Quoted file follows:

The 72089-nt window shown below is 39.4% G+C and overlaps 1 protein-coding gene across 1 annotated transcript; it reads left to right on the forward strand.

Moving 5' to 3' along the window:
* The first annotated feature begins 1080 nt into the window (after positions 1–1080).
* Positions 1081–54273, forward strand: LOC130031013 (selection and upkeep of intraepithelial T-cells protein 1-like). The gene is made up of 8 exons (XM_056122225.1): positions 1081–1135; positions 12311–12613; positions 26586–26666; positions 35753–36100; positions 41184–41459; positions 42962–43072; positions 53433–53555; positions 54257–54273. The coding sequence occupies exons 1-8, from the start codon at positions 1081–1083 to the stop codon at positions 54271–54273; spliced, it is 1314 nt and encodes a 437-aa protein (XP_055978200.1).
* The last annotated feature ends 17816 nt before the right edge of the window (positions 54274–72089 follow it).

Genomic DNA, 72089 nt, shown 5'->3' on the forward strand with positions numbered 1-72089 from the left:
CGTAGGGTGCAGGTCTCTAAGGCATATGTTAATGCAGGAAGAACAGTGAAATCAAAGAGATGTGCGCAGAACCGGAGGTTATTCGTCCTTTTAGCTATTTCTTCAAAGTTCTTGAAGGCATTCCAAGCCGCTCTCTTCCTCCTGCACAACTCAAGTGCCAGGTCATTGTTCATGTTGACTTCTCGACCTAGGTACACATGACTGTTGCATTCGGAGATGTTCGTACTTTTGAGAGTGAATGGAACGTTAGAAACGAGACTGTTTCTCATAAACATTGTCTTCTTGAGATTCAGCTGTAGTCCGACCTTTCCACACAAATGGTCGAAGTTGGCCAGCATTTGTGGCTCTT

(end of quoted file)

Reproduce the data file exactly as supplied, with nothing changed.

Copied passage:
The 72089-nt window shown below is 39.4% G+C and overlaps 1 protein-coding gene across 1 annotated transcript; it reads left to right on the forward strand.

Moving 5' to 3' along the window:
* The first annotated feature begins 1080 nt into the window (after positions 1–1080).
* Positions 1081–54273, forward strand: LOC130031013 (selection and upkeep of intraepithelial T-cells protein 1-like). The gene is made up of 8 exons (XM_056122225.1): positions 1081–1135; positions 12311–12613; positions 26586–26666; positions 35753–36100; positions 41184–41459; positions 42962–43072; positions 53433–53555; positions 54257–54273. The coding sequence occupies exons 1-8, from the start codon at positions 1081–1083 to the stop codon at positions 54271–54273; spliced, it is 1314 nt and encodes a 437-aa protein (XP_055978200.1).
* The last annotated feature ends 17816 nt before the right edge of the window (positions 54274–72089 follow it).

Genomic DNA, 72089 nt, shown 5'->3' on the forward strand with positions numbered 1-72089 from the left:
CGTAGGGTGCAGGTCTCTAAGGCATATGTTAATGCAGGAAGAACAGTGAAATCAAAGAGATGTGCGCAGAACCGGAGGTTATTCGTCCTTTTAGCTATTTCTTCAAAGTTCTTGAAGGCATTCCAAGCCGCTCTCTTCCTCCTGCACAACTCAAGTGCCAGGTCATTGTTCATGTTGACTTCTCGACCTAGGTACACATGACTGTTGCATTCGGAGATGTTCGTACTTTTGAGAGTGAATGGAACGTTAGAAACGAGACTGTTTCTCATAAACATTGTCTTCTTGAGATTCAGCTGTAGTCCGACCTTTCCACACAAATGGTCGAAGTTGGCCAGCATTTGTGGCTCTT